October 23, 2009
A comet impact didn't set off a 1,300-year cold snap that wiped out most life in North America about 12,900 years ago, scientists say.
Though no one disputes the occurrence of the frigid period, known as the Younger Dryas, more and more researchers have been unable to confirm a 2007
finding that says a collision triggered the change.
The earlier study says the drop in temperature, plus fires from the purported impact, wiped out sabertooths, mastodons, and other giant animals, and
may have caused the decline of an early civilization known as the Clovis culture.
The 2007 research was based on a combination of archaeological artifacts and extraterrestrial magnetic grains in soil samples found in a thin layer of
sediment throughout North America.
North America's Great Lakes (pictured in an aerial shot on May 4, 2002) were created during glacial retreats and advances over millions of
years—including the brief cold snap called the Younger Dryas, which occurred about 12,900 years ago.
What caused the cold snap, though, has proved controversial: Recent research has weakened a theory that a giant comet caused the drop in temperatures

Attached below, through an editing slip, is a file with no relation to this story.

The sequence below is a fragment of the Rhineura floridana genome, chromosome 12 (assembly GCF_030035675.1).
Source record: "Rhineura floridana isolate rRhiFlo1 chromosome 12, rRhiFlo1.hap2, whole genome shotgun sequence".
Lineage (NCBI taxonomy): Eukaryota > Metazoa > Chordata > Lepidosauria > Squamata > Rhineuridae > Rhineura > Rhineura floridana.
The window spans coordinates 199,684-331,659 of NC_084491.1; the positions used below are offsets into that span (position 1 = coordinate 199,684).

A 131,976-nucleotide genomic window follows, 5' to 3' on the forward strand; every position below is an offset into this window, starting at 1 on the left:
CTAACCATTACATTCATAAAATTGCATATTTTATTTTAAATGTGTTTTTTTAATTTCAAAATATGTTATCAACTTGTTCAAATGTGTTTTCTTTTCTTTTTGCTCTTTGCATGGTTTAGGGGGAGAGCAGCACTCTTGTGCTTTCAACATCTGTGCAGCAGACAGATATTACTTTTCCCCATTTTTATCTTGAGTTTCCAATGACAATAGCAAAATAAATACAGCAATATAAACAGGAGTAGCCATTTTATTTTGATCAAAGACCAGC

and wiped out much of North America's wildlife, scientists said in October 2009.
Comet Wiped Out Early North American Culture, Animals, Study SaysJohn Roach
for National Geographic News
May 23, 2007
A comet exploded over North America about 13,000 years ago, causing a long bout of climate cooling, according to a controversial new theory presented
The extraterrestrial impact may help explain massive mammal die-offs and the demise of one of the earliest American cultures.
Comet Hale-Bopp as seen as it passed over Mexico in 1997. A new study suggests that the impact of a comet some 13,000 years ago may have caused the
extinction of ancient mammals and brought about the demise of one of North America's earliest cultures.
Interesting correlation, I honestly don't think they know exactly what happened but you can always speculate.